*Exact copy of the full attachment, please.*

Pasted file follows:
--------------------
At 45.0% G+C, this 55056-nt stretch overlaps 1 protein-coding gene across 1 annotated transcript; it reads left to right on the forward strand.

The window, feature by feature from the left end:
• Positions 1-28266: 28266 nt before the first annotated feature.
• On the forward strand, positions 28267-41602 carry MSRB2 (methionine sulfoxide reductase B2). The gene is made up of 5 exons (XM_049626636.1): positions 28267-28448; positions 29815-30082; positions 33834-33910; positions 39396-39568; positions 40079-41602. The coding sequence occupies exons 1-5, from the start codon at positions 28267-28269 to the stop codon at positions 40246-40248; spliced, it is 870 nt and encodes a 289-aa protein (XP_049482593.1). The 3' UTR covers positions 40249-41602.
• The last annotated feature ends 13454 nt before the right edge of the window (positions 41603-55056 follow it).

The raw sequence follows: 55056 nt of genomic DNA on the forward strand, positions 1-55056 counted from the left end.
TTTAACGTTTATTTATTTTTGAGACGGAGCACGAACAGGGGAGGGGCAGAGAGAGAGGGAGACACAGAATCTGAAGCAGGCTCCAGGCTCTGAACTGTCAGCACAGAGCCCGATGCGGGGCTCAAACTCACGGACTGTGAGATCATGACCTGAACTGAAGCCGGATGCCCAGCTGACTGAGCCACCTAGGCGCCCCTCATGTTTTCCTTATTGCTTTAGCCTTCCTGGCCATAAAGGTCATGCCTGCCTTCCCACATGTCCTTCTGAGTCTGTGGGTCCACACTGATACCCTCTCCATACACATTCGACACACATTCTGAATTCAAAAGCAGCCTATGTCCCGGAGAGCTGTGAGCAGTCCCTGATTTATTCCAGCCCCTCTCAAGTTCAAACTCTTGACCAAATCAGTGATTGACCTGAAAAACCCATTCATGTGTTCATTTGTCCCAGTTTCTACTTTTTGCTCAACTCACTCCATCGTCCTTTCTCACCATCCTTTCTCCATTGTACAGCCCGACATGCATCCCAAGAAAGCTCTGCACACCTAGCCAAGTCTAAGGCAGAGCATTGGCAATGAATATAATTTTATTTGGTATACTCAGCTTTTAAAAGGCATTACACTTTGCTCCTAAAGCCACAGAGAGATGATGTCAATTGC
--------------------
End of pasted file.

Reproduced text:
At 45.0% G+C, this 55056-nt stretch overlaps 1 protein-coding gene across 1 annotated transcript; it reads left to right on the forward strand.

The window, feature by feature from the left end:
• Positions 1-28266: 28266 nt before the first annotated feature.
• On the forward strand, positions 28267-41602 carry MSRB2 (methionine sulfoxide reductase B2). The gene is made up of 5 exons (XM_049626636.1): positions 28267-28448; positions 29815-30082; positions 33834-33910; positions 39396-39568; positions 40079-41602. The coding sequence occupies exons 1-5, from the start codon at positions 28267-28269 to the stop codon at positions 40246-40248; spliced, it is 870 nt and encodes a 289-aa protein (XP_049482593.1). The 3' UTR covers positions 40249-41602.
• The last annotated feature ends 13454 nt before the right edge of the window (positions 41603-55056 follow it).

The raw sequence follows: 55056 nt of genomic DNA on the forward strand, positions 1-55056 counted from the left end.
TTTAACGTTTATTTATTTTTGAGACGGAGCACGAACAGGGGAGGGGCAGAGAGAGAGGGAGACACAGAATCTGAAGCAGGCTCCAGGCTCTGAACTGTCAGCACAGAGCCCGATGCGGGGCTCAAACTCACGGACTGTGAGATCATGACCTGAACTGAAGCCGGATGCCCAGCTGACTGAGCCACCTAGGCGCCCCTCATGTTTTCCTTATTGCTTTAGCCTTCCTGGCCATAAAGGTCATGCCTGCCTTCCCACATGTCCTTCTGAGTCTGTGGGTCCACACTGATACCCTCTCCATACACATTCGACACACATTCTGAATTCAAAAGCAGCCTATGTCCCGGAGAGCTGTGAGCAGTCCCTGATTTATTCCAGCCCCTCTCAAGTTCAAACTCTTGACCAAATCAGTGATTGACCTGAAAAACCCATTCATGTGTTCATTTGTCCCAGTTTCTACTTTTTGCTCAACTCACTCCATCGTCCTTTCTCACCATCCTTTCTCCATTGTACAGCCCGACATGCATCCCAAGAAAGCTCTGCACACCTAGCCAAGTCTAAGGCAGAGCATTGGCAATGAATATAATTTTATTTGGTATACTCAGCTTTTAAAAGGCATTACACTTTGCTCCTAAAGCCACAGAGAGATGATGTCAATTGC